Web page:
Viator

Balancing having adventures with FIRE

Unfortunately, these costly adventures don’t jive well with trying to FIRE.  Sure, I could spend my life living on a small ranch, growing my own food, and getting enjoyment out of simple things like bike riding and reading, but that’s just not what I want for my life. I’m not knocking anyone who does want these things, those are perfectly valid life choices. But that’s not the lifestyle I envision for myself, and I’m not pursuing financial independence so I can have that.

Related: Check out My Path to Fire!

 I want to spend my life having those bougie expensive adventures. I’m working towards financial independence so I can have them. I know it will take me longer to achieve bougie adventure FIRE, but I’m ok with that. I’d rather work a few extra years to ensure that I will be able to build the life of my dreams than call it quits too early and not be able to do all the things I want to do.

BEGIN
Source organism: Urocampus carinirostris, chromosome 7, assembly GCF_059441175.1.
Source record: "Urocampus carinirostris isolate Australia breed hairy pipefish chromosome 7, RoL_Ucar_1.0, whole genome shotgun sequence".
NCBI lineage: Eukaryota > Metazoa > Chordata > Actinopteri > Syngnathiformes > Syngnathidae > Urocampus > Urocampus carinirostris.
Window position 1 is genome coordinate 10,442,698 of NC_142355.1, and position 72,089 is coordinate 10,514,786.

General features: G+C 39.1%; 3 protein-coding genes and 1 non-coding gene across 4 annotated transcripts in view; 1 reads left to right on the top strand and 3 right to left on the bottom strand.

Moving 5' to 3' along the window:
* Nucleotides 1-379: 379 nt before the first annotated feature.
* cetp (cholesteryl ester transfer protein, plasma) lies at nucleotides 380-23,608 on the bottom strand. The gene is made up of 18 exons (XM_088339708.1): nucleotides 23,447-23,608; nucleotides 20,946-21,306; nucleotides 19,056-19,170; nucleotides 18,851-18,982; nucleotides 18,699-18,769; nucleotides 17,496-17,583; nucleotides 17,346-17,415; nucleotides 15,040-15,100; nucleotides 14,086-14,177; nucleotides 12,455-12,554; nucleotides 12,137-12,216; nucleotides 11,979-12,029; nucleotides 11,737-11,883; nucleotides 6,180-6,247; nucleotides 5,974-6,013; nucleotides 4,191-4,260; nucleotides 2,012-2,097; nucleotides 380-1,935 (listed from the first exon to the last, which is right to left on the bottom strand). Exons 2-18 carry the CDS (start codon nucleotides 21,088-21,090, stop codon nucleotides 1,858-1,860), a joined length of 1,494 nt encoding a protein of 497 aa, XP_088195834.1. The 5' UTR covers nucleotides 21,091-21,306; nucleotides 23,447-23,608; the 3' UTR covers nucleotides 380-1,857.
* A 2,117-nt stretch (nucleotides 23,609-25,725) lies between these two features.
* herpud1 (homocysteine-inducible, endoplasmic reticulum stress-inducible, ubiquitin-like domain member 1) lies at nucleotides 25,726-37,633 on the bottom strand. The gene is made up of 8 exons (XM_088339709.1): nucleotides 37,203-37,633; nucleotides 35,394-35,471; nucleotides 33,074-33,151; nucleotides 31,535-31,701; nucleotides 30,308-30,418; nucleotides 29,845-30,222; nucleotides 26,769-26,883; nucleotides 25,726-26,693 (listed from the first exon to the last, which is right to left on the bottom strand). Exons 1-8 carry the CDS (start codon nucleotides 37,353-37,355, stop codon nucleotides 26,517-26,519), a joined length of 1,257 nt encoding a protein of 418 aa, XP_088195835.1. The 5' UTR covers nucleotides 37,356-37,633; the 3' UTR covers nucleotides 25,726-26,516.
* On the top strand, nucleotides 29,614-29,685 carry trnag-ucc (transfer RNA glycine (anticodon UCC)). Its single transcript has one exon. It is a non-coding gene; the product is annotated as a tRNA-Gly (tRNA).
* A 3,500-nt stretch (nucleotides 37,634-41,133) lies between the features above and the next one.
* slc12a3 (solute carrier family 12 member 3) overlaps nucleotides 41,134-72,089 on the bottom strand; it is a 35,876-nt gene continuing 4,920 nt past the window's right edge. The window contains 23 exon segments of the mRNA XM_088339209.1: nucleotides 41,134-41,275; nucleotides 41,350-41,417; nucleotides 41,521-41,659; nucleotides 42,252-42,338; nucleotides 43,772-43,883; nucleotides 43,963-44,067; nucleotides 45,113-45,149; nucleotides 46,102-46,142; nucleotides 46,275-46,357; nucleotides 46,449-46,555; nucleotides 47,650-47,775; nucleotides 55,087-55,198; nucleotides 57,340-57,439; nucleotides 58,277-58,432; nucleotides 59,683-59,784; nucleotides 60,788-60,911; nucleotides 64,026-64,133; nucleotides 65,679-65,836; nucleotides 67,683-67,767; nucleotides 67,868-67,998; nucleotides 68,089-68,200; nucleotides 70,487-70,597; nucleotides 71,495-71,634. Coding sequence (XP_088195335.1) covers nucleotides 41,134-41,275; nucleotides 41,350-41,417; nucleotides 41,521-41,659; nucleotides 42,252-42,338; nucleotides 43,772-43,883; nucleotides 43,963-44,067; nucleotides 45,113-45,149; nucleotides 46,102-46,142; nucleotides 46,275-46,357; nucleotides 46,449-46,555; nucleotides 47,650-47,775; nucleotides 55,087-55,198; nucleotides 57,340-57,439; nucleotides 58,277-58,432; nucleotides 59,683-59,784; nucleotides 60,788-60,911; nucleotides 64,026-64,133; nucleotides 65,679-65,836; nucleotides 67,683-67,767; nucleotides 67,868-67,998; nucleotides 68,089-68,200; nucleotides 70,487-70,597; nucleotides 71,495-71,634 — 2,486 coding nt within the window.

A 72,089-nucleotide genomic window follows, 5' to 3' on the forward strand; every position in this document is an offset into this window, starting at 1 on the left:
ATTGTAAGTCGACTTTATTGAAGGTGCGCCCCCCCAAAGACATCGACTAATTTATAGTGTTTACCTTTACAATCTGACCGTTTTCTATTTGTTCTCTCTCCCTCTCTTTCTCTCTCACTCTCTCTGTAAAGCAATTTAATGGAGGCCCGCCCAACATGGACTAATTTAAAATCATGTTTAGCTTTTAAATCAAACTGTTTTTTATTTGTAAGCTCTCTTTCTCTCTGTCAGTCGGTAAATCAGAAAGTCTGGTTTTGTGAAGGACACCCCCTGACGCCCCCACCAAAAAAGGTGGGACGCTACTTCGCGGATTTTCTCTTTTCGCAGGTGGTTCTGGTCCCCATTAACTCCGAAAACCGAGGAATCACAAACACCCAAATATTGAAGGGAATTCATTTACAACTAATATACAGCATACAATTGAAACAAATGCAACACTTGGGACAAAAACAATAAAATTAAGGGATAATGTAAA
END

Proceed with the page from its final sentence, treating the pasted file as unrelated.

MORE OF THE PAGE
So bring on all the bougie expensive adventures!  I want to hear about your adventures and how much they cost in the comments! Let’s find a way to make being adventurous more cost effective!

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"Destroying my credit"

I’ve been nostalgic lately, thinking about my past, my upbringing, and some of the wonderful financial decisions I made when I was a teenager. I’ve written about my middle class upbringing and about my stellar education on taxes. But there was one more area of my financial life that I really messed up in when I was young, and it took me a very long time to dig my way out.

Destroying My Credit

My parents never really taught us about the dangers of credit card debt. When I turned 18 and started getting offers for free money, I took them. I don’t know why it was so easy to get credit as an eighteen-year old with no credit history, but man, it was.